Haw Par Music: When music meets heritage

Where do music, heritage, culture and community collide? It’s at Haw Par Music, the first music institute in Hong Kong that integrates heritage conservation, music education and community engagement initiatives. To discover how it transformed from a 1930s luxury mansion to its current incarnation, Elky Siu visits the premises

Adjacent to Haw Par Mansion, the once-private garden is now open to the public, with booking in advance required (Credit: Haw Par Music)

For many local Hongkongers who grew up in the city from the 1930s to the 1980s, Tiger Balm Garden conjures up memories of some disturbingly magnificent imagery: colourful sculptures depicting Chinese mythical figures, surreal statues portraying sinners undergoing gruesome torture in the Ten Courts of Hell, grotesque grottoes and an imposing tiger pagoda. Perhaps the most popular amusement park in old Hong Kong, Tiger Balm Garden was opened in 1935 by the Aw family, the founders of Tiger Balm, to preserve Chinese culture and to help publicise their ointment ­­­– a medicine-cabinet staple not just for Chinese families, but also for global A-list celebrities from Gwyneth Paltrow and Lady Gaga to Benedict Cumberbatch and David Beckham.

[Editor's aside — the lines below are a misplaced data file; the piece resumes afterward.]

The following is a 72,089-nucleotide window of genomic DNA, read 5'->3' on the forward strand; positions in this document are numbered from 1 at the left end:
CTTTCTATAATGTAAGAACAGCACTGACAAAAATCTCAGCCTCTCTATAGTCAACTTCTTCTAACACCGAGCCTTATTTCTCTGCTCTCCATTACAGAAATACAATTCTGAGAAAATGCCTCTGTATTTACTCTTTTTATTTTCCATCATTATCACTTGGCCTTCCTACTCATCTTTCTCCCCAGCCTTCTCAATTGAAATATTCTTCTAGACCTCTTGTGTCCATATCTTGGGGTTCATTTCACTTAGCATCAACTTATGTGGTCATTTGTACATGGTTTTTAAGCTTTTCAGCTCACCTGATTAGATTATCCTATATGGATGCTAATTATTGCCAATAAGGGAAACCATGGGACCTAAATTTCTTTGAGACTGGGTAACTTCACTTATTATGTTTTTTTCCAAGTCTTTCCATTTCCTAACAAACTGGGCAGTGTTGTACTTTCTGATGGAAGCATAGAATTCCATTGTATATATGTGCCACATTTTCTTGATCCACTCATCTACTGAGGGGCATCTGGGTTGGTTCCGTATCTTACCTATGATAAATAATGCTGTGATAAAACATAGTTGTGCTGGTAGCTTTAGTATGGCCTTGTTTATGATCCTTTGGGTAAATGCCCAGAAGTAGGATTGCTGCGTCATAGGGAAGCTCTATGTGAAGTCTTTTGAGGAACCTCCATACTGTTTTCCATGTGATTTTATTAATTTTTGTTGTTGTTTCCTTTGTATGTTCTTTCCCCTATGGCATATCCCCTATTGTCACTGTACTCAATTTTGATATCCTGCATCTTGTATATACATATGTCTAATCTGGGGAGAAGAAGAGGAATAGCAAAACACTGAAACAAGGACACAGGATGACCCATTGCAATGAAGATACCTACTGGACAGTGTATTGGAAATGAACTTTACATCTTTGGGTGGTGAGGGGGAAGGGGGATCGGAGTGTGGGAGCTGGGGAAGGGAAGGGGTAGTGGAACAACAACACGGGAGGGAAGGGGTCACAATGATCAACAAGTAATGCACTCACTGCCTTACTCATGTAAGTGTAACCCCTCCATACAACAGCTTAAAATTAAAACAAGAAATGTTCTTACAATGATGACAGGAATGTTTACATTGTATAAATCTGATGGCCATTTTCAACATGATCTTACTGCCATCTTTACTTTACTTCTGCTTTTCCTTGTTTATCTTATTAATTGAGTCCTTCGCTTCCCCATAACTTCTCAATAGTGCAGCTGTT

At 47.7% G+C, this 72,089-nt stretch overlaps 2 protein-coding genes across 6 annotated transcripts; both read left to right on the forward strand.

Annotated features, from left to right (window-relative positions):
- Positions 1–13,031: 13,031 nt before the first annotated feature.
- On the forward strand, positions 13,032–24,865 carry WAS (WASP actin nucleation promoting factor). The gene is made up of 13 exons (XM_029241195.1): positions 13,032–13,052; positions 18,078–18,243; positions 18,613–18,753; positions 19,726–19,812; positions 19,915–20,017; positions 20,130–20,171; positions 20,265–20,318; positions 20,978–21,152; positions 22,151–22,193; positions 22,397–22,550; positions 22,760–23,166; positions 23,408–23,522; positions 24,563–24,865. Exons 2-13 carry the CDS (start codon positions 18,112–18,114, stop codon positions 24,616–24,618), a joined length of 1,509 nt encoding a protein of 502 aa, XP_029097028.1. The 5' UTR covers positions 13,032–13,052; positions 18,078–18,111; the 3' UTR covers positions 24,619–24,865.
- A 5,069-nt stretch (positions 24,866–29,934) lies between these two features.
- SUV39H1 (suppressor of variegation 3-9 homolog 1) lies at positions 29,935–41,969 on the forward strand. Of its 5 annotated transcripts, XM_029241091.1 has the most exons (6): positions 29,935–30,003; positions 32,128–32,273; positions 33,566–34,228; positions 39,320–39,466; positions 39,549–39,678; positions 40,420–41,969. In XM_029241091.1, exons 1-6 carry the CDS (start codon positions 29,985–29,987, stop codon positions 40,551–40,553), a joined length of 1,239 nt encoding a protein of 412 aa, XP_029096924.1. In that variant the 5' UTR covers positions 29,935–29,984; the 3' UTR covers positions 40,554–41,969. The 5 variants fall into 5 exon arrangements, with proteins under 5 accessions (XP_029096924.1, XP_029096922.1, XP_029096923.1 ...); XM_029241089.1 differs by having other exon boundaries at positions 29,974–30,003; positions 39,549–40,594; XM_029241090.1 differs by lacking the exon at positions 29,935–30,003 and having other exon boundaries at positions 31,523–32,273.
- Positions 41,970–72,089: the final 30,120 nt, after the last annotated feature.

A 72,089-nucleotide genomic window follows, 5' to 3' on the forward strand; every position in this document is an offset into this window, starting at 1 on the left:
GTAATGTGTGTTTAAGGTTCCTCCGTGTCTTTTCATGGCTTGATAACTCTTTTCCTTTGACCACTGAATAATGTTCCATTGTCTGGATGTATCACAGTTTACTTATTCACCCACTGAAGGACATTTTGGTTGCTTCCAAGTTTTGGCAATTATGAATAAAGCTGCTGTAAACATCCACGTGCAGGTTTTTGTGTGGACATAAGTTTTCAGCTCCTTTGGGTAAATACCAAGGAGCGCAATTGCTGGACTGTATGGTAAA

From Haw Par Mansion to Haw Par Music

Located in Tai Hang and redeveloped into housing after being sold in 1998, then ultimately demolished in 2004, Tiger Balm Garden is long gone, buried beneath The Legend, a four-tower luxury residential development. But the adjacent private garden and mansion still remain, with the premises being listed as a Grade I heritage site. They’ve been revitalised and given a new identity: Haw Par Music, a music and social initiative that aims to foster cross-cultural exchange through music, heritage and the arts.

From being the first ever theme park in Hong Kong – way before the presence of Ocean Park, Disneyland and even the nostalgic Lai Yuen – to becoming the first-ever music institute in Asia that integrates heritage conservation, music education and community engagement initiatives, the premises’ Chinese Eclectic architectural style renders its unique cultural significance. It’s one that merges the East with the West and the old with the new, and blends a variety of cultures and arts.

In perfect harmony: music, heritage, community